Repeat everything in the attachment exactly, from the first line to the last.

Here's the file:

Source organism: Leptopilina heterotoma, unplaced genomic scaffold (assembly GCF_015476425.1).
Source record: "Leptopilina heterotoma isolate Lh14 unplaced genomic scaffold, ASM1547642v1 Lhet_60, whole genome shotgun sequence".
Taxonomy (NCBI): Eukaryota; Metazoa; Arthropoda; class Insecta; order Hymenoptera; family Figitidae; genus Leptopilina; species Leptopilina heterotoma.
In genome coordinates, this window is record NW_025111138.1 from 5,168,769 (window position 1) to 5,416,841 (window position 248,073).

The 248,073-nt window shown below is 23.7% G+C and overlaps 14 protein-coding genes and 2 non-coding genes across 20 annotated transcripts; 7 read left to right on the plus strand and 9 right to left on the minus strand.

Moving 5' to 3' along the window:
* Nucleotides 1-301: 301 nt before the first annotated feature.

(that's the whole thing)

Source organism: Leptopilina heterotoma, unplaced genomic scaffold (assembly GCF_015476425.1).
Source record: "Leptopilina heterotoma isolate Lh14 unplaced genomic scaffold, ASM1547642v1 Lhet_60, whole genome shotgun sequence".
Taxonomy (NCBI): Eukaryota; Metazoa; Arthropoda; class Insecta; order Hymenoptera; family Figitidae; genus Leptopilina; species Leptopilina heterotoma.
In genome coordinates, this window is record NW_025111138.1 from 5,168,769 (window position 1) to 5,416,841 (window position 248,073).

The 248,073-nt window shown below is 23.7% G+C and overlaps 14 protein-coding genes and 2 non-coding genes across 20 annotated transcripts; 7 read left to right on the plus strand and 9 right to left on the minus strand.

Moving 5' to 3' along the window:
* Nucleotides 1-301: 301 nt before the first annotated feature.